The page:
Juli Anne Patty 0000-00-00 00:00:00
Understanding ADA You’re likely already familiar with the Americans with Disabilities Act (ADA). As a comprehensive discrimination prevention law, ADA has a wide-reaching impact on all areas of life, but it has specific application for sports facilities. While ensuring ADA compliance can be a complex task, it’s also one that, if done properly, will help a sports facility set a customer service tone that will deliver positive results across the board. All it takes is a little expert advice, and thankfully we’ve got some. Jason Clement, chief operating officer of The Sports Facilities Advisory, is here to answer your every ADA question. What does ADA mean for sports facilities? ADA ensures that those with disabilities have equal access by requiring that newly constructed and altered state and local government facilities, places of public accommodation, and commercial facilities be readily accessible to, and usable by, individuals with disabilities. How does The Sports Facilities Advisory help its clients achieve ADA compliance? We help people build, own and operate sports facilities around the country. In a short amount of time, we’ve become a hub for sports complexes and developments. We’re increasingly involved with bigger, mixed-use developments that incorporate sports facilities, which creates an even more significant need for ADA compliance. Our perspective is that it’s crucial for all sports complexes to be ADA compliant in one way or another. Those with disabilities or special needs should have access to the same activities and facilities as the rest of us. And so we work with clients—and their architects, engineers, etc.—to make sure all their ADA compliance issues are covered. 12 sports DESTINATION MANAGEMENT • July/August 2010 Is it more expensive to build an ADA complaint building? How can a facility planner mitigate those costs? When you’re building a brand new facility, you have to build ADA complaint. It does add cost, for example putting in an elevator when you could have a stair, but by code it has to happen. However, there are ways to design a facility in a more efficient manner so that it is both ADA compliant and more economical at the same time, and an experienced architect or consultant can help facility owners achieve that balance. ADA Compliance seems overwhelming. How can I approach ADA compliance in a manageable way? We have a few general rules of thumb for new facilities. In the preliminary design and conception phase, we try to help our clients and their entire team think from the perspective of their users, both with and without disabilities. As a business, you want to exceed the expectations of all your clients, which includes people with disabilities, and since such a wide range of disabilities exists, planning your facility to meet those needs requires a lot of forethought. The goal is to ensure that your disabled clients have not just access, but the same kind of access, to all of your facility’s programs and spaces as every other customer. For example, if you’re building a fitness center, and you have a certain type of equipment, like an elliptical machine, up on a mezzanine, you need to have same equipment on a ground floor, or the building should have an elevator to that mezzanine. From a spectator standpoint, we want to be sure anyone with a disability has access to same type of seats and pricing that someone without disabilities would have. Think about seating in an arena: for floor seating, which is highly desirable, we want to make sure there’s accessible space identified for someone with disabilities there. But also a few rows up, if there’s a price change, we need to make sure the accessibility is there too. It’s the same with club seating, suites, upper deck-type seating, everywhere. Another consideration is mobility within the facility. There is often limited space in corridors, circulation pathways, restrooms, so we need to make sure there is at least one space within each of those areas that is accessible for someone with a disability. The way we do this—and to make sure that no areas are missed—is to visualize the experience of the individual as he or she engages within the sports complex. You have to be sure to consider both spectators and participants. Start in the parking lot: as you approach the complex, through gates or the front door, how are you greeted? What do you see, smell, hear, and how will you proceed to where ever you’re going, where you’ll be watching or playing or practicing? We always go through that progression with our clients to help them experience what their facility offers to all visitors the best we can. We do it from the perspective of clients with and without disabilities. That way, if something’s overlooked, we can adjust the plans. Older or historical structures have different requirements, often being grandfathered in, where ADA compliance is concerned. We advise clients who purchase or own historical structures to make physical changes as long as it’s financially feasible to do so, but for some of these buildings it’s just not possible to bring everything up to code without destroying theBuilding or the business. Wrigley field is a great example. I was just there the other day, and I noticed what a good job they’re doing. There was someone in a wheelchair in front of me, a man who’d broken his leg. Now, Wrigley Field is nearly a century old, so its structure contains none of the accessibility considerations we’re accustomed to in modern buildings, but the owners of Wrigley Field have made as many structural adaptations as possible. In order to accommodate wheelchairs, for example, they poured concrete ramps over existing stairs. But they’ve gone even further than that, using customer service to ensure that disabled patrons have the best experience possible. Two customer service representatives accompanied the man who sat in front of me, making sure that he was able to get to his seat easily and comfortably in his wheelchair. It just showed that there’s a lot you more you can do than just make structural changes to make people feel comfortable and well served. Are there innovative building techniques or technologies out there that are helping make ADA compliance easier? Absolutely. Take stairs for example. The easiest and most cost effective way to deal with level changes in your facility are good old-fashioned ramps. But there are some new chair rail lifts that can convey disabled patrons three or six feet, not even a full story, that can easily ensure complete, comfortable access for all visitors. Who is responsible for making sure that a sports facility is ADA compliant? Of course, the final legal responsibility falls to the facility owner, which is why it’s critical that you have an understanding of ADA compliance requirements as well as an experienced team. In terms of the team, for most projects, ADA compliance is ultimately the architect’s responsibility. Owners also have the option to hire a code specialist, and there are some really good ones out there, but that’s typically done for larger stadiums and arenas. There’s another level of supervision you can employ, such as hiring an advisory team like our firm. Most of the time we are hired to be an agent for our clients, the facility owners, to act as a liaison between the clients and their architects and builders. We help up front with business modeling, feasibility studies, fundraising and so on. In addition to that, we help oversee that the design and construction team meets all its goals, including achieving ADA compliance, and that they do it on time and under budget. According to the most recent census, more than 51.2 million, or nearly one in five, Americans are disabled. Learn more about how you can best serve your disabled patrons and maintain your facility’s ADA compliance at www.ada.gov.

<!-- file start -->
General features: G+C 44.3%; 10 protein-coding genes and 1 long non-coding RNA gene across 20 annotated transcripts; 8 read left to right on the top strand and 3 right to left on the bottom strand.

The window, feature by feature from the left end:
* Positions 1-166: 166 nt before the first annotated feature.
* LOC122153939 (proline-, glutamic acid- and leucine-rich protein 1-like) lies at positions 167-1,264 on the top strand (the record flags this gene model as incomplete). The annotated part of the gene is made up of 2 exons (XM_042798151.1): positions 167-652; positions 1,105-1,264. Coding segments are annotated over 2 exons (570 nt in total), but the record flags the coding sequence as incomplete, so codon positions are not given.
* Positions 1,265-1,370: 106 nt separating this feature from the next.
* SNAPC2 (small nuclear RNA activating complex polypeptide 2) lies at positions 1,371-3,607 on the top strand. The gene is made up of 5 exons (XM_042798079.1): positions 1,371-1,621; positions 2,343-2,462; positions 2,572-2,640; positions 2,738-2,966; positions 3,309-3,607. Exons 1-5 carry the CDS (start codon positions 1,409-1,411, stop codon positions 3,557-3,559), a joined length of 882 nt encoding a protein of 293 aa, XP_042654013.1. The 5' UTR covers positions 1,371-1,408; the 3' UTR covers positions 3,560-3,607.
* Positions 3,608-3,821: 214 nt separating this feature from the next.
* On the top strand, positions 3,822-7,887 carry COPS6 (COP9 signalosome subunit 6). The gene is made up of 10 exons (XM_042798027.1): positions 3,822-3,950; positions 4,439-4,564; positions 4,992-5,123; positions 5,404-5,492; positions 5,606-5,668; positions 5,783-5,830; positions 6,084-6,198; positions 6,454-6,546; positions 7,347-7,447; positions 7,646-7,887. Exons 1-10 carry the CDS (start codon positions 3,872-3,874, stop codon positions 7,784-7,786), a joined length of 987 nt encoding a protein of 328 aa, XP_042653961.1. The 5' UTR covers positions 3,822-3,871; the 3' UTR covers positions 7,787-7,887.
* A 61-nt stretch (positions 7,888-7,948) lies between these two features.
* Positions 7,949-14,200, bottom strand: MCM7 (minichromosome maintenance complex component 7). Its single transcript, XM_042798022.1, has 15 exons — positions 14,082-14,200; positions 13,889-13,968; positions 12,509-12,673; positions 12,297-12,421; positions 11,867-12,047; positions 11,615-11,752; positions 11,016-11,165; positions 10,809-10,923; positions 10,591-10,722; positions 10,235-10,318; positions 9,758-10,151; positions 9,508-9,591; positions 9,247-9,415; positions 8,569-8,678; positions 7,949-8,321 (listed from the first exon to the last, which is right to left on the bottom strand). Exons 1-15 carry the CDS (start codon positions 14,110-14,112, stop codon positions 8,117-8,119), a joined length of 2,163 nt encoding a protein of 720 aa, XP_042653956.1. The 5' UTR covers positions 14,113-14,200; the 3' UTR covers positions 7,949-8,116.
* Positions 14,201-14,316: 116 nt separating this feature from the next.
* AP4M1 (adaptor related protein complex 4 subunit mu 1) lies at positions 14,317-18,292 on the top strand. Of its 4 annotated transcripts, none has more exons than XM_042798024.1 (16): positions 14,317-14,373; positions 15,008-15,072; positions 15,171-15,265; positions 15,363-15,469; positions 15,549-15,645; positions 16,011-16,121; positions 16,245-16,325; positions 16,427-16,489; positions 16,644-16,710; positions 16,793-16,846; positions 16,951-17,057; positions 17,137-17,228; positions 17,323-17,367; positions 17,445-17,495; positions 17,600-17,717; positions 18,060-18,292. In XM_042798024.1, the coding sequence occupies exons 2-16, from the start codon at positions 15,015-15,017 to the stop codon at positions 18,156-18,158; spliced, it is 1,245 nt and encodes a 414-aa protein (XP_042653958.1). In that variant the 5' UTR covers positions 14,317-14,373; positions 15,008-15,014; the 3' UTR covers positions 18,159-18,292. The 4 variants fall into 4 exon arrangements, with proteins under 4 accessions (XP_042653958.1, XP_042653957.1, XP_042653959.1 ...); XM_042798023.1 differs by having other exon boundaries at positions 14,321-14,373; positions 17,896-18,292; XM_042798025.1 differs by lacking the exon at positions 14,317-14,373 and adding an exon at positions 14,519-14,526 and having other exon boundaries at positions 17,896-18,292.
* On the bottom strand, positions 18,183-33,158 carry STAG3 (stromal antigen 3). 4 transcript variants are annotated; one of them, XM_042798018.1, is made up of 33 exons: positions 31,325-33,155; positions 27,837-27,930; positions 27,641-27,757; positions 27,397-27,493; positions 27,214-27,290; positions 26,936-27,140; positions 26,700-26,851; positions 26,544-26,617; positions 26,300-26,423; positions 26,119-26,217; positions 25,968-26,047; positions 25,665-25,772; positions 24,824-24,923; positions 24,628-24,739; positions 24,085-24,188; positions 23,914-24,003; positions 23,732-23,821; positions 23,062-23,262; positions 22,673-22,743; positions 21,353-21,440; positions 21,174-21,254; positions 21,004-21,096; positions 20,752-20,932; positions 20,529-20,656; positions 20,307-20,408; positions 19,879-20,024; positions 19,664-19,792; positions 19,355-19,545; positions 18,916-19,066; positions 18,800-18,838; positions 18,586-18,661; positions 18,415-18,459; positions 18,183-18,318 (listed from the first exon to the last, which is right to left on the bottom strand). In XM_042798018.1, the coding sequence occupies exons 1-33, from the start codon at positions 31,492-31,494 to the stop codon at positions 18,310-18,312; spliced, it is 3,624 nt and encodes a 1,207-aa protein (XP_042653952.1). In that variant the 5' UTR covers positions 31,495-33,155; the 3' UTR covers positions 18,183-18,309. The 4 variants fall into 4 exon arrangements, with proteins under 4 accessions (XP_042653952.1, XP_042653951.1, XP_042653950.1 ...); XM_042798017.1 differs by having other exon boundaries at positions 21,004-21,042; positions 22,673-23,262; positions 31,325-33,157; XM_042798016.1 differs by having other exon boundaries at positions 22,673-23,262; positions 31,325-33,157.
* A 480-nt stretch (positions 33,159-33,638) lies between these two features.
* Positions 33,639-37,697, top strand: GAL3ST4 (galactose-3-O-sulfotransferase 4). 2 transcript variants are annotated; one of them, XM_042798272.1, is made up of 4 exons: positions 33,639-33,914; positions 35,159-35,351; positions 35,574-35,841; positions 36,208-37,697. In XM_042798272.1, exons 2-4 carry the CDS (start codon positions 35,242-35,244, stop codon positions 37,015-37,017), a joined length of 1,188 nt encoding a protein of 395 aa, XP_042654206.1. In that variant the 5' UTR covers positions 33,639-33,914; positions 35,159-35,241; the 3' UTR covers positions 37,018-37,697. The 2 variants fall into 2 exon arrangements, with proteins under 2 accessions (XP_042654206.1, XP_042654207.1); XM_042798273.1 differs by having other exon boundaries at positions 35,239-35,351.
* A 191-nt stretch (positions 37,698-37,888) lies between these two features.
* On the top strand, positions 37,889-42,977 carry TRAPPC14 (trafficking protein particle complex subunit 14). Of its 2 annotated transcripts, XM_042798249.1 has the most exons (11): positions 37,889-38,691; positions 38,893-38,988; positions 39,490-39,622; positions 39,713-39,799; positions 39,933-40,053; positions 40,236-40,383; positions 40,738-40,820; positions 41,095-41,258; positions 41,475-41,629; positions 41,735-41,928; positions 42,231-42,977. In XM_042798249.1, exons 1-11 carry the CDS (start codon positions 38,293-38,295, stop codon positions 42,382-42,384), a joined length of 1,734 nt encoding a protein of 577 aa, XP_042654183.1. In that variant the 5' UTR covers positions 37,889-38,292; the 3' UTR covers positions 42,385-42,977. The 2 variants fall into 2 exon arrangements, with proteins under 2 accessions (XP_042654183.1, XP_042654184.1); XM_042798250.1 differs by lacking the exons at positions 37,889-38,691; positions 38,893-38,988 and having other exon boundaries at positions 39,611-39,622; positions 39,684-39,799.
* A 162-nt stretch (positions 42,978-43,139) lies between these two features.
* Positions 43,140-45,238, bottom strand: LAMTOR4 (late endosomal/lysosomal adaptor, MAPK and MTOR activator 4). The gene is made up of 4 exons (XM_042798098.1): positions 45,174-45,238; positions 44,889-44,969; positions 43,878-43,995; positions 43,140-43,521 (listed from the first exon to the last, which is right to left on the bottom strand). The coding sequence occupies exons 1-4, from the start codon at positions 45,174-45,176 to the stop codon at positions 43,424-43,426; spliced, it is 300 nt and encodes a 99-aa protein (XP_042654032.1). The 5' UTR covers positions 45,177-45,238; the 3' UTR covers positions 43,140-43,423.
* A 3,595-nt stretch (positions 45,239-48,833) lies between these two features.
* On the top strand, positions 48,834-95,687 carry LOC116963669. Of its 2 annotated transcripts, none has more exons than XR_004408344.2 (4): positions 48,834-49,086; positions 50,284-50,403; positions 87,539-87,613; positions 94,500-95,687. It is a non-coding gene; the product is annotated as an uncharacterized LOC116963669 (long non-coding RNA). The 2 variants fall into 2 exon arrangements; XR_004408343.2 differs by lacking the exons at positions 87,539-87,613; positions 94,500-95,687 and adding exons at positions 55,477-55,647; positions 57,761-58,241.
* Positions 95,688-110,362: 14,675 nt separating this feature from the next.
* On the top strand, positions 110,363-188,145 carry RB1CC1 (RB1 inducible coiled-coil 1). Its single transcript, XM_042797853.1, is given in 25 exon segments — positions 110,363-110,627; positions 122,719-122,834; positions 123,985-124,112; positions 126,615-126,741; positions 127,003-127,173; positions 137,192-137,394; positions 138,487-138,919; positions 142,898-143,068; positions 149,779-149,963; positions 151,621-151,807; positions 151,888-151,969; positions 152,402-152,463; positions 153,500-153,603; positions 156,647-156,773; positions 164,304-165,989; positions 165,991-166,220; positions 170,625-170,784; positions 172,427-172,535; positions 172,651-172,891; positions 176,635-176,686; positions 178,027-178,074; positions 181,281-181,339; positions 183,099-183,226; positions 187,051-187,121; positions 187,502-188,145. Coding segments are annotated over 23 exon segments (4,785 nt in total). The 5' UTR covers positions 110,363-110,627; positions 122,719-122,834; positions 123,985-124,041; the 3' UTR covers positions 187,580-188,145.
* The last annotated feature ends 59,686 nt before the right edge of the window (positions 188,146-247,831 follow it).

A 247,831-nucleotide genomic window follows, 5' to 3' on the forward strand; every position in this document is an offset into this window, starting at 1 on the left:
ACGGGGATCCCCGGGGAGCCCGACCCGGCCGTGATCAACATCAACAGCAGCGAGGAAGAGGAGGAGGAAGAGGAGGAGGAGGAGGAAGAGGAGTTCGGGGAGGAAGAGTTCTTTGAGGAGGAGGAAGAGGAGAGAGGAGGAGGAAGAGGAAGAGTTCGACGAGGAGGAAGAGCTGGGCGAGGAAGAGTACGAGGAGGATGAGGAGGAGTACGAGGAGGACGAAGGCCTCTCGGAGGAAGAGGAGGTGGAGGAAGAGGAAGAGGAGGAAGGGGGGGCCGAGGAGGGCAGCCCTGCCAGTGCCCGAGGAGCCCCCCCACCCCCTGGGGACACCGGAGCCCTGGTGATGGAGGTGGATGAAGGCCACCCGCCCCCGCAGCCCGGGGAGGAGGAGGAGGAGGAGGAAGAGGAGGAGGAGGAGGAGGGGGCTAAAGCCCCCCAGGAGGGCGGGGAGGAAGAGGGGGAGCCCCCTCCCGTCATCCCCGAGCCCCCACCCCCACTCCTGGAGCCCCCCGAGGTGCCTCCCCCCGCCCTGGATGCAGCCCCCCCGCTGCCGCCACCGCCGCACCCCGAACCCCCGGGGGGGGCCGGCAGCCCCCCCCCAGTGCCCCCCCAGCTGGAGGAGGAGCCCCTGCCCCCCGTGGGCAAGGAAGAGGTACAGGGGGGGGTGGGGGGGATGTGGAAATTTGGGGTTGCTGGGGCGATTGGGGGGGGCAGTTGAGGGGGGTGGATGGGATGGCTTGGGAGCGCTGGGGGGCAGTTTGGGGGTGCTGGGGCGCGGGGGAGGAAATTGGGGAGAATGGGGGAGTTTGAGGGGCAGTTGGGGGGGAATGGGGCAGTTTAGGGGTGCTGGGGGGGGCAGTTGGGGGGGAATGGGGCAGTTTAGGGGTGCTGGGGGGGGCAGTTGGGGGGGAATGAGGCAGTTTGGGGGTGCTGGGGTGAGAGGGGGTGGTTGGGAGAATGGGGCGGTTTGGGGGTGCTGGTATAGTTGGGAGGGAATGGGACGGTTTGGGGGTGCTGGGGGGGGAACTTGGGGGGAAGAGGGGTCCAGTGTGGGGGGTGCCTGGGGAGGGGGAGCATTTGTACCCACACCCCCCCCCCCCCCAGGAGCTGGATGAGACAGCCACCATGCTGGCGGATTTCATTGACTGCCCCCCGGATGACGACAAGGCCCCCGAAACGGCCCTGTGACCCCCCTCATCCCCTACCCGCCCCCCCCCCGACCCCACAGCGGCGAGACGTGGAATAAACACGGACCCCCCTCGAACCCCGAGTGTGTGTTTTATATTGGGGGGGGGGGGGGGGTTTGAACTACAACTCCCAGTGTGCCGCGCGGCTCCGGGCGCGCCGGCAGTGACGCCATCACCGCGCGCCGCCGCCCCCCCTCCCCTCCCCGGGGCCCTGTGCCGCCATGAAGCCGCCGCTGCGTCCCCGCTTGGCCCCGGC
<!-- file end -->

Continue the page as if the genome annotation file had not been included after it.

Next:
Published by Due North Consulting, Inc.. View All Articles.